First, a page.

People have different reasons for drinking tea. Some do so because they grew up in a tea drinking household and that’s just the way things were done. Some people drink it for the taste – a group that I’d put myself in. Some like the contemplative aspects of the tea experience and the ritual of preparing and drinking tea. And of course there are those that drink it for the boost they get from the caffeine that tea contains.

PG Tips satisfies both those who and don't want caffeine (ETS images)

PG Tips satisfies both those who and don’t want caffeine (ETS images)

Tea is interesting in this latter respect. As a general rule it’s considered to contain less caffeine than coffee. However, the caffeine that tea does contain is offset, in a manner of speaking, by a compound called theanine, which has been found to produce a calming effect.

Which to my way of thinking makes tea a less than optimum choice if you’re just looking for a caffeine kick. But maybe I’m looking at things the wrong way. As it turns out, there are a few tea companies I’ve run across lately who are banking on the fact that there are tea drinkers who want tea with extra caffeine. Yes, that’s right. Tea with a caffeine content that’s over and above what it contains in its natural state.

I wrote about a few of these teas a while back in an article called Industrial Strength Tea. But recently I ran across yet another tea merchant, a rather well known one, who is introducing a line of high caffeine teas. As they put it, these teas are “boosted with green tea extract and pure caffeine from premium tea leaves for an invigorated calm alertness.”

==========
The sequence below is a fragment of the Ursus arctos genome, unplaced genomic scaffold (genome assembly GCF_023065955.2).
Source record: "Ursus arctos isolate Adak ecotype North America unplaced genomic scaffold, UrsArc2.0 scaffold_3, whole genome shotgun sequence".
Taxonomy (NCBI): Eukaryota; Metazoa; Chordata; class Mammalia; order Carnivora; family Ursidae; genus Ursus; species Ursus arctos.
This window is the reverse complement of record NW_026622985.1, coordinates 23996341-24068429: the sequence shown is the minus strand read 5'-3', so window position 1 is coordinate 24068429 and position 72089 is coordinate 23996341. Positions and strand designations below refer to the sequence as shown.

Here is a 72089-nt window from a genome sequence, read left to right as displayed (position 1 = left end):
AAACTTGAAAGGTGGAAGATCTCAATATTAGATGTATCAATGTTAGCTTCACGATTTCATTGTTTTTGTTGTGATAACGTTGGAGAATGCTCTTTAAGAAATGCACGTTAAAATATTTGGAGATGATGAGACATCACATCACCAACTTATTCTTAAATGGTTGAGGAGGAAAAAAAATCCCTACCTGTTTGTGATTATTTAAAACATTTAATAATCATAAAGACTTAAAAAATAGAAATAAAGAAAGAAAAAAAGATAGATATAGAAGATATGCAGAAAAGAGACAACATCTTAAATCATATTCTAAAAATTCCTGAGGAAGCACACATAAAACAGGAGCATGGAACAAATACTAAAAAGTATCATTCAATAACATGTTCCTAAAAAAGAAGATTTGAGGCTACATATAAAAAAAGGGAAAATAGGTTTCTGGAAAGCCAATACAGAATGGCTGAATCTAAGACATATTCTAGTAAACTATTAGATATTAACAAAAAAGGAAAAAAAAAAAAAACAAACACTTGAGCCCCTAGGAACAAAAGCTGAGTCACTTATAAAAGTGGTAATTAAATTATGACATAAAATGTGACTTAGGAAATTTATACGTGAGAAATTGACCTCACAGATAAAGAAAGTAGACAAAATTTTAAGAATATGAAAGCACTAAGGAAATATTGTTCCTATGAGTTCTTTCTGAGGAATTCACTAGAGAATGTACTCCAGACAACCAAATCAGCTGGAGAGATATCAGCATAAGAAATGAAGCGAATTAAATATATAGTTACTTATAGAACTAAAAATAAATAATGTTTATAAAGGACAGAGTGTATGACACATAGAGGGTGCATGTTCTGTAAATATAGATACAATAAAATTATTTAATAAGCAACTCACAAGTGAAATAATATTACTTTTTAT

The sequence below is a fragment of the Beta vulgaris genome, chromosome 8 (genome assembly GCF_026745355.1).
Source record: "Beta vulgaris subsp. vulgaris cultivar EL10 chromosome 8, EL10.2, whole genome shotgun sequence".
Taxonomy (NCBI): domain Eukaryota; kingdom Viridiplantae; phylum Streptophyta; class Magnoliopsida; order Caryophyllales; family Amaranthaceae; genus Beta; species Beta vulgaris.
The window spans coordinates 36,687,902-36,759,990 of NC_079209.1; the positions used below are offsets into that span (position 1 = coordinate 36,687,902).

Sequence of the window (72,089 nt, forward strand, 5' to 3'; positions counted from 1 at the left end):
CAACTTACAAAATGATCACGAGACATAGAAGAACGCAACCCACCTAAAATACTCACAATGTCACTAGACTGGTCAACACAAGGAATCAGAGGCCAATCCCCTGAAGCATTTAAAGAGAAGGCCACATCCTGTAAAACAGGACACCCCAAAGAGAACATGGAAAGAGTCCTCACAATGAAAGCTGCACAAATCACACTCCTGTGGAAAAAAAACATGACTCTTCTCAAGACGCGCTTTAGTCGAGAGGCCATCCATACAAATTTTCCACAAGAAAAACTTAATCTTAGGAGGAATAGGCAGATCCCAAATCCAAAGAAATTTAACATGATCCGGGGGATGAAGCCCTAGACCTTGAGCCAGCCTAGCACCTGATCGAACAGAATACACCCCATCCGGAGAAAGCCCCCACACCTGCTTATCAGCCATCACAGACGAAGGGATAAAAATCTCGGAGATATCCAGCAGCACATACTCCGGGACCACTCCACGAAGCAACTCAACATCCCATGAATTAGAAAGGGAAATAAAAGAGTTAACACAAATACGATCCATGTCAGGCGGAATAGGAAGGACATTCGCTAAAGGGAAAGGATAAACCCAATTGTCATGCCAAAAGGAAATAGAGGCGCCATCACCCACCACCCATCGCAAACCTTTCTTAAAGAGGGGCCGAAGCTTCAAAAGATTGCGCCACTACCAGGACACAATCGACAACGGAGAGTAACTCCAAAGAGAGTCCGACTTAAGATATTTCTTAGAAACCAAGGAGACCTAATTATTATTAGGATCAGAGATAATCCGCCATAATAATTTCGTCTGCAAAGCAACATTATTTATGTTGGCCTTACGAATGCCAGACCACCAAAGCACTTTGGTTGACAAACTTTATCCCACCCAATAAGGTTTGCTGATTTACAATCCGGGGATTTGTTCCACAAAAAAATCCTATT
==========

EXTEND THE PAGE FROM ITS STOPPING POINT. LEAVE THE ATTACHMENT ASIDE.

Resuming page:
I have mixed feelings about this sort of thing. First off, I drink tea in spite of the caffeine and if it were possible to find truly good decaffeinated tea I might consider going that route. I’m definitely not the target audience for this sort of thing and I’ve actually passed on an offer to sample this line.

As I’ve noted already, on the one hand it seems to me that tea is an odd choice for someone who wants extra caffeine, given that the market is already flooded with hyper-caffeinated energy drinks. And of course there’s coffee, in all of its many forms and varieties.

On the other hand, I’ve never been a fan of the taste or smell of coffee and the few energy drinks I’ve sampled over the years were plagued by a distinctly medicinal taste. So if I ever were to come to a point where I needed more caffeine in my day I guess I’d probably prefer to go with an enhanced version of a “premium” tea rather than any of the aforementioned.

See more of William I. Lengeman’s articles here.

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